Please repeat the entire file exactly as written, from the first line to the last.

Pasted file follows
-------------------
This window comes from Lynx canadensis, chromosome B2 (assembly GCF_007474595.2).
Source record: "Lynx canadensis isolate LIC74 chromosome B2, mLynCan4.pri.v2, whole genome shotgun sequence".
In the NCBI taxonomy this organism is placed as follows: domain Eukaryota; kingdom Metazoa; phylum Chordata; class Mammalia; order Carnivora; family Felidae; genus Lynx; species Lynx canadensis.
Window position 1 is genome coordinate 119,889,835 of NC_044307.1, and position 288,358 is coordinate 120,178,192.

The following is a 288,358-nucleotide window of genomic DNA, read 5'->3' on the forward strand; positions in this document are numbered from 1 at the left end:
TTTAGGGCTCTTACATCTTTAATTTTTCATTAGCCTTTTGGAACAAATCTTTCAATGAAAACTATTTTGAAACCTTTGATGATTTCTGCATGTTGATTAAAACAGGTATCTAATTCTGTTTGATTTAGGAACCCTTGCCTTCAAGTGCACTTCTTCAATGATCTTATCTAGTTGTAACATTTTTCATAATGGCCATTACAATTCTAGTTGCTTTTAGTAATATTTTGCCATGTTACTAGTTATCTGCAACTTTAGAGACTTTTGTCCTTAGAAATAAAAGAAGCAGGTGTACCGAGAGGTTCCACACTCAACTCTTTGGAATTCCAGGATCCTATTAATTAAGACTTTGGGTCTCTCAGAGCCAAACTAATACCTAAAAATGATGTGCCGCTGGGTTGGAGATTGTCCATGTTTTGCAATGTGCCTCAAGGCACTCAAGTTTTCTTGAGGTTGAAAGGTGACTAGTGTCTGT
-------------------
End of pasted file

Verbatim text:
This window comes from Lynx canadensis, chromosome B2 (assembly GCF_007474595.2).
Source record: "Lynx canadensis isolate LIC74 chromosome B2, mLynCan4.pri.v2, whole genome shotgun sequence".
In the NCBI taxonomy this organism is placed as follows: domain Eukaryota; kingdom Metazoa; phylum Chordata; class Mammalia; order Carnivora; family Felidae; genus Lynx; species Lynx canadensis.
Window position 1 is genome coordinate 119,889,835 of NC_044307.1, and position 288,358 is coordinate 120,178,192.

The following is a 288,358-nucleotide window of genomic DNA, read 5'->3' on the forward strand; positions in this document are numbered from 1 at the left end:
TTTAGGGCTCTTACATCTTTAATTTTTCATTAGCCTTTTGGAACAAATCTTTCAATGAAAACTATTTTGAAACCTTTGATGATTTCTGCATGTTGATTAAAACAGGTATCTAATTCTGTTTGATTTAGGAACCCTTGCCTTCAAGTGCACTTCTTCAATGATCTTATCTAGTTGTAACATTTTTCATAATGGCCATTACAATTCTAGTTGCTTTTAGTAATATTTTGCCATGTTACTAGTTATCTGCAACTTTAGAGACTTTTGTCCTTAGAAATAAAAGAAGCAGGTGTACCGAGAGGTTCCACACTCAACTCTTTGGAATTCCAGGATCCTATTAATTAAGACTTTGGGTCTCTCAGAGCCAAACTAATACCTAAAAATGATGTGCCGCTGGGTTGGAGATTGTCCATGTTTTGCAATGTGCCTCAAGGCACTCAAGTTTTCTTGAGGTTGAAAGGTGACTAGTGTCTGT